I spent the afternoon exploring an Island called Ellis. In the late 19th and 20th century Europe was ravaged by wars and it was very hard for many people to simply eat. So many decided to try and come to America and make a better life for themselves.

That includes my family. I'm not among the First Families of Virginia or any other exalted group. My Irish half came over after the potato blights led to famine. My German quarter also sought to escape poverty and incessant wars. Back in the 19th century Irish immigrants were often singled out for special scorn as being 'stupid, lazy and stealing American jobs'. There were also regarded as cheaters and petty thieves. That sound like any ethnic groups you've heard of lately? So like so many others, my ancestors joined the 'Poor and huddled masses yearning to breathe free' and may have processed through Ellis Island.

The island itself was little more than a fortified sandbar back in the 1830s', part of a set of forts designed to protect the harbor. As immigration grew so grew the need to process these people. America wanted workers, but they didn't want typhus, the insane, or the sort of criminals Great Britain used to ship here back the the colonial times. So the ships stopped at Ellis. First they built a processing building than an increasing number of hospitals to house the arriving sick. They packed them in tight when you traveled in stearage and diseases spread like wildfire. Most were cured, but one of the first things they did was give you a quickie medical exam. If they found something they wrote a letter on your lapel, and sent you out for more examinations. Landfill grew it to 27 acres, and much of the land dedicated to the hospital.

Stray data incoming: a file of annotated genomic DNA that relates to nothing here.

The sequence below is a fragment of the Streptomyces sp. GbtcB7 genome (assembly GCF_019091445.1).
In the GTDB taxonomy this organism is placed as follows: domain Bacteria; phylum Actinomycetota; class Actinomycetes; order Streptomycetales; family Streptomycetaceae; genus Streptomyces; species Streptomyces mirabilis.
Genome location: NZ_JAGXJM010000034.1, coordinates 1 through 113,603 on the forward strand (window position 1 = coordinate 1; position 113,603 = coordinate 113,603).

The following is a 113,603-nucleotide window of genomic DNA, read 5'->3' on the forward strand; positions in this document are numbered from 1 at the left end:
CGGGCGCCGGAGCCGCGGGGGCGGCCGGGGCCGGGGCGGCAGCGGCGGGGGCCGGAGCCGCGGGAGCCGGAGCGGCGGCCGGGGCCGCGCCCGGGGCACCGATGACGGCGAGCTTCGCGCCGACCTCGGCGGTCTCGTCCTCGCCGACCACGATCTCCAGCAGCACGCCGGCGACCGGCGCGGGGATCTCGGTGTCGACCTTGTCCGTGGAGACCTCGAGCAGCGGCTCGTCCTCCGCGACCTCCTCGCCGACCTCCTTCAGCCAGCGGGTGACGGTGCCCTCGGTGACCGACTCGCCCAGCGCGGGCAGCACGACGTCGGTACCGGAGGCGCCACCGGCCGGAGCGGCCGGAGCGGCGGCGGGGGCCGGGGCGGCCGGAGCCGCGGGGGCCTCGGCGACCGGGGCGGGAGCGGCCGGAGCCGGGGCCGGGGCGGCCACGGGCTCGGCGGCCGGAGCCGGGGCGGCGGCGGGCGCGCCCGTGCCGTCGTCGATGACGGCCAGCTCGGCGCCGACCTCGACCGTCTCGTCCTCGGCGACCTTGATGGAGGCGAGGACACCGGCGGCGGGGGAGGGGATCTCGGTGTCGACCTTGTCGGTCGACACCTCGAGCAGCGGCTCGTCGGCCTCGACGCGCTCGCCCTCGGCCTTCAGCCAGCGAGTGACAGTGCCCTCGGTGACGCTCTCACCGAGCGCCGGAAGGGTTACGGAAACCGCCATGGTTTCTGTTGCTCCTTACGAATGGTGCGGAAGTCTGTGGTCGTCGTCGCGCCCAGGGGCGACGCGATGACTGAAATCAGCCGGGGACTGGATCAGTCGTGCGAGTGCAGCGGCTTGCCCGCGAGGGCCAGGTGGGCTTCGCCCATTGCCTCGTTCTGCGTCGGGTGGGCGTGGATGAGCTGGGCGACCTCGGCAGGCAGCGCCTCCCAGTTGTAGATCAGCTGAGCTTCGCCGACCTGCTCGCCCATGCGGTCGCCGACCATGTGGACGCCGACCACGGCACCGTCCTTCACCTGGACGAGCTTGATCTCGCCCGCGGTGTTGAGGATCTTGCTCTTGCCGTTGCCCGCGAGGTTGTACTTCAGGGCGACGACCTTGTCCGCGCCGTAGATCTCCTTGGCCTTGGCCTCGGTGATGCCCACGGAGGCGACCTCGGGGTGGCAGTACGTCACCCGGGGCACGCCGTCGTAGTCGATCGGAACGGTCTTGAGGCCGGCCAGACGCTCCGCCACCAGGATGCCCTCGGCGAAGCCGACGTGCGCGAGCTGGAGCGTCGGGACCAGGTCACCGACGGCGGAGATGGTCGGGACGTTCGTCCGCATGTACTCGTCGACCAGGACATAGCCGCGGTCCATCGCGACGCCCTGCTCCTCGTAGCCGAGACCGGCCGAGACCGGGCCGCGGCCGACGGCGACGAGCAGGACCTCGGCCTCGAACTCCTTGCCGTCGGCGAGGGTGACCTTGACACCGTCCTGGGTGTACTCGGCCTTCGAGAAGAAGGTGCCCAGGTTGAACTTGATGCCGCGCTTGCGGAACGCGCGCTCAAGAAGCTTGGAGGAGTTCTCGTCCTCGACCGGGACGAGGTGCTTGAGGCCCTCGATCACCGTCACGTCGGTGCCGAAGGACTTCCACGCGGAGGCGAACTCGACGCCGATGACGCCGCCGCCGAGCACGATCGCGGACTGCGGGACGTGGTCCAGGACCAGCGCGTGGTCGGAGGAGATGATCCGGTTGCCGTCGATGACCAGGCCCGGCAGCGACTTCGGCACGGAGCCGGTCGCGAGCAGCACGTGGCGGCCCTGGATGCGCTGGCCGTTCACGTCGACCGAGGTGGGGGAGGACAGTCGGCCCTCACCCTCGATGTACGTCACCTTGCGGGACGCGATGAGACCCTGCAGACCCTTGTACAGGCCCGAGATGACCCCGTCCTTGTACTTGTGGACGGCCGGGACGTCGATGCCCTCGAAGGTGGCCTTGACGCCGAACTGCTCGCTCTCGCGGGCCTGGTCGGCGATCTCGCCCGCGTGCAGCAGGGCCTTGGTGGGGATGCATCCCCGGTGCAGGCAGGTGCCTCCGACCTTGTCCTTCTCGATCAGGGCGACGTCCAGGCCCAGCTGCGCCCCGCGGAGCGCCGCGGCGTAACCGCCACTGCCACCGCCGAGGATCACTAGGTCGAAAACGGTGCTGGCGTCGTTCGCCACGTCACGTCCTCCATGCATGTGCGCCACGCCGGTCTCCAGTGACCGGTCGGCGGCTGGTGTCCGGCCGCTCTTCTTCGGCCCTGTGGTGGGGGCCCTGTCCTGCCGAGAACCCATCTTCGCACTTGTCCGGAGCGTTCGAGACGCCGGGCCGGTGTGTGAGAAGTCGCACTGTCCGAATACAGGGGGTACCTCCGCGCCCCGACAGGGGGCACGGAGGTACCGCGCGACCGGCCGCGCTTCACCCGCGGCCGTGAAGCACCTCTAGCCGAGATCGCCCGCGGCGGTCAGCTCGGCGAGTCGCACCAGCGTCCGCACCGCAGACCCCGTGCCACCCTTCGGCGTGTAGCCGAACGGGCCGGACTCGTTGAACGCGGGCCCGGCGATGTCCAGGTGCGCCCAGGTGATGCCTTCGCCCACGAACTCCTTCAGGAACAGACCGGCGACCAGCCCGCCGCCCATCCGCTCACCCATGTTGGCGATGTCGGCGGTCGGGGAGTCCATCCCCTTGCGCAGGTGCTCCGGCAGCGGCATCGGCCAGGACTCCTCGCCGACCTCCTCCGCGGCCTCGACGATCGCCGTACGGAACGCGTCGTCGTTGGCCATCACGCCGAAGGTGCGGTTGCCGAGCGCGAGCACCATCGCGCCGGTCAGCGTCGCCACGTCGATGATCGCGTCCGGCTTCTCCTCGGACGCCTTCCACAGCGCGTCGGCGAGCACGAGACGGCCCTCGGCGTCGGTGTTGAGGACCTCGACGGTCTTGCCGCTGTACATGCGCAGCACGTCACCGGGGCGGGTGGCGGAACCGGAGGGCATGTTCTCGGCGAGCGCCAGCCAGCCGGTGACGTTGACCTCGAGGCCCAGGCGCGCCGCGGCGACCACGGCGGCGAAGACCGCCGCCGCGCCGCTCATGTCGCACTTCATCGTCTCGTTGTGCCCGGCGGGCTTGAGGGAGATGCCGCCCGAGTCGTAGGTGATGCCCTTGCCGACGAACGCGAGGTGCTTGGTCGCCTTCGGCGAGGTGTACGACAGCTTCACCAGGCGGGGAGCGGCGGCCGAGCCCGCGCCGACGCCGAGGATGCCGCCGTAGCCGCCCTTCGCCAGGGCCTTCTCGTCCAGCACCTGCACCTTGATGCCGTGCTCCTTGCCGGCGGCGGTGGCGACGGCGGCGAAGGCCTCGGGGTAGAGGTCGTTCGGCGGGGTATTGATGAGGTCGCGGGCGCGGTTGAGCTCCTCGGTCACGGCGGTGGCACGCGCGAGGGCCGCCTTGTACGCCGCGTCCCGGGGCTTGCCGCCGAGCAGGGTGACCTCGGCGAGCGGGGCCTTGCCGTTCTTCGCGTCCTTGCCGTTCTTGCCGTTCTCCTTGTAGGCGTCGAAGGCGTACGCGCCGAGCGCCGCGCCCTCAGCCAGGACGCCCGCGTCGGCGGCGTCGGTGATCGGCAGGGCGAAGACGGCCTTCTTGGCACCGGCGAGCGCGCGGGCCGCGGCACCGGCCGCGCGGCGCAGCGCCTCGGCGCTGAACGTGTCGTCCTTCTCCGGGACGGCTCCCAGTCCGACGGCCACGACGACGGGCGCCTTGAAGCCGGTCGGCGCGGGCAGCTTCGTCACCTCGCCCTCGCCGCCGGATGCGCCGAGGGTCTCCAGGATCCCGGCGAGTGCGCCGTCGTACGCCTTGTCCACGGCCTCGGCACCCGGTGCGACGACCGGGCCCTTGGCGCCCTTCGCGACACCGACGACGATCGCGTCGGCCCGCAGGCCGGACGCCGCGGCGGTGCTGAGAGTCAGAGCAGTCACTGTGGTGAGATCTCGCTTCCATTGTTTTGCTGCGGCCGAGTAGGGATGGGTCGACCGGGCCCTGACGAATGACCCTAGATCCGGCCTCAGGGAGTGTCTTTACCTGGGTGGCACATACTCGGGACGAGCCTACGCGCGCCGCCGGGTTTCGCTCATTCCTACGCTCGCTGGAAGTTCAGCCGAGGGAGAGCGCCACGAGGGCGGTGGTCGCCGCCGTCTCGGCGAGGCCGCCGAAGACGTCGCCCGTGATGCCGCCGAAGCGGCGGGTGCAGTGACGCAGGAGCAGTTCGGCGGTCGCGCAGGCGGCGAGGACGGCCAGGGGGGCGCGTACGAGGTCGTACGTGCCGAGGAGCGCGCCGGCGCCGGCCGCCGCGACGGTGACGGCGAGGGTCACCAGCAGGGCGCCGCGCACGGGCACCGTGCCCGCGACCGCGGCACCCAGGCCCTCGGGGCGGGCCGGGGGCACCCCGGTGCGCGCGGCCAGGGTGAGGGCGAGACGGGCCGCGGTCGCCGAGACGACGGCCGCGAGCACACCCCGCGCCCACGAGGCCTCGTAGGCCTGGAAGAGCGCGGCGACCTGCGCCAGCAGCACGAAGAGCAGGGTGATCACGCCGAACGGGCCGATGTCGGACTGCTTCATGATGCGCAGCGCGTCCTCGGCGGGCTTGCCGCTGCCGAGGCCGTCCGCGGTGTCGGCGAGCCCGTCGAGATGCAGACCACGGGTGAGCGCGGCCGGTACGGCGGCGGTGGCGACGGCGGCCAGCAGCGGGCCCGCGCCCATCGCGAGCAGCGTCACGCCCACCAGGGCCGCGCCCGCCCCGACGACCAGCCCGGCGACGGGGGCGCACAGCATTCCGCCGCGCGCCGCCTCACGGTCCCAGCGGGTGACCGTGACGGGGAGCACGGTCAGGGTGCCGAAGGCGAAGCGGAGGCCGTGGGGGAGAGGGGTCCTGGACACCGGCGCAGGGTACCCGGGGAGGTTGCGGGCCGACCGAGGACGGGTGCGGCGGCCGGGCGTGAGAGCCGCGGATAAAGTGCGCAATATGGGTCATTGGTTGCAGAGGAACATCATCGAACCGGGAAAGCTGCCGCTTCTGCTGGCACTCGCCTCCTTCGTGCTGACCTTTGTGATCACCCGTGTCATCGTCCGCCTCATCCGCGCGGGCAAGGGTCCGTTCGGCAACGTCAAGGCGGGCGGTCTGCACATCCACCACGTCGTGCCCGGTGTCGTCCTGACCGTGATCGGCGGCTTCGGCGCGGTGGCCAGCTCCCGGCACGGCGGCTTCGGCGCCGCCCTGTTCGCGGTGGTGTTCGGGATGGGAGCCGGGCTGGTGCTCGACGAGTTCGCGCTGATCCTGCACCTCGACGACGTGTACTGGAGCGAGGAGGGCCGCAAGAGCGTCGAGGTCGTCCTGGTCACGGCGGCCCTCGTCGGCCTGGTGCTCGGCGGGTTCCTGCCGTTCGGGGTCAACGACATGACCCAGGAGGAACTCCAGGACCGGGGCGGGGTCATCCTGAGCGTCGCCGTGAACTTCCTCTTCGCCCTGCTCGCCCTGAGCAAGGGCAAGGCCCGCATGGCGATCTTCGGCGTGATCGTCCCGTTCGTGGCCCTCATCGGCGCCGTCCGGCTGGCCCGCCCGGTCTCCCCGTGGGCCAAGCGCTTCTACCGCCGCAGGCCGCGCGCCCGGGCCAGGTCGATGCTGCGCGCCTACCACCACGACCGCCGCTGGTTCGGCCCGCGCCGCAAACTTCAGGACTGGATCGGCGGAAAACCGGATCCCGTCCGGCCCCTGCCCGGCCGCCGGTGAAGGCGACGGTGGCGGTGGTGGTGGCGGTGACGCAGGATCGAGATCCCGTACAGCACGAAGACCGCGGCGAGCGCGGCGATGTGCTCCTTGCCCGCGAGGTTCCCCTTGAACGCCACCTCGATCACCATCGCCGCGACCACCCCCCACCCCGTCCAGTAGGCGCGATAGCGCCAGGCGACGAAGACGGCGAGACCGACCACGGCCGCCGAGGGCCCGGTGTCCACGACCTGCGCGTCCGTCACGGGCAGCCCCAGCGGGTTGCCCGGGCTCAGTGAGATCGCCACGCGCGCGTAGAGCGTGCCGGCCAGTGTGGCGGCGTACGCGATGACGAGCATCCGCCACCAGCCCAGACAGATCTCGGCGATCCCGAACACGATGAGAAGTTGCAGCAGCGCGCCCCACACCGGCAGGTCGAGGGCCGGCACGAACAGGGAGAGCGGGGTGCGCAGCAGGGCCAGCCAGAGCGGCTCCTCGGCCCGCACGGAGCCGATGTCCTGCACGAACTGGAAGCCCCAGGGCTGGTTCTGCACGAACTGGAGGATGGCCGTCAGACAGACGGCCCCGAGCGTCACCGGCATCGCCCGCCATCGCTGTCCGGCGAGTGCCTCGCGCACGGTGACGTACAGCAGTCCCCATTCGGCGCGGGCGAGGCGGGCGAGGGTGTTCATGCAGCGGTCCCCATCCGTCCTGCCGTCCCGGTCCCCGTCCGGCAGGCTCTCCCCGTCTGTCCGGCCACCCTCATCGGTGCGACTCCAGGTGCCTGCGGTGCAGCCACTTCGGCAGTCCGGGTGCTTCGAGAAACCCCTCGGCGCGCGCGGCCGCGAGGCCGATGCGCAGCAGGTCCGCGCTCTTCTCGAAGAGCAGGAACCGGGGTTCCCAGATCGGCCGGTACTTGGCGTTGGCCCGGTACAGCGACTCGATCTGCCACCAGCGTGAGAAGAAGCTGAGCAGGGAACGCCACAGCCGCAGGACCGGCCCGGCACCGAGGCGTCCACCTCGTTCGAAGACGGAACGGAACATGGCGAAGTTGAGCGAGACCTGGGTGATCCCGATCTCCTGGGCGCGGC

In the main processing building the museum takes you through the steps an immigrant faced when he or she sought to enter America. Families were separated, and packed in dorms. You faced exams to determine your health and whether or not you were likely to become a 'public burden'. Back then they were worried about immigrants overloading social services in a big way.

Just like today.

On the wall they list the occupations coming through Ellis. Most were not doctors and professors. Laborers, domestics, farmers headed the lists. These people came from menial jobs to do menial labor here. Or perhaps to climb the ironwork scaffolds that frame our growing skyscrapers. I looked at their faces, scared, open, quiet, hoping but not daring to hope.

There is a picture there of a group of women who were refused. What it was that made them not good enough to become Americans? What differentiated them from my own great-great-grandparents?

Ellis Island was closed in 1954. Fear of the red menace, a desire to keep America for Americans and other matters made it superfluous. The left it as it was, with tables, glasses and equipment sitting there, too expensive to move. I found a room full of old ovens gathering dust right off of the main building.

Now it is back and the processing center has been rebuilt into a very worthy museum. Being there reminded me how much those of us were born here take for granted every day, and how much a man or woman must sacrifice when they choose to leave their land for another.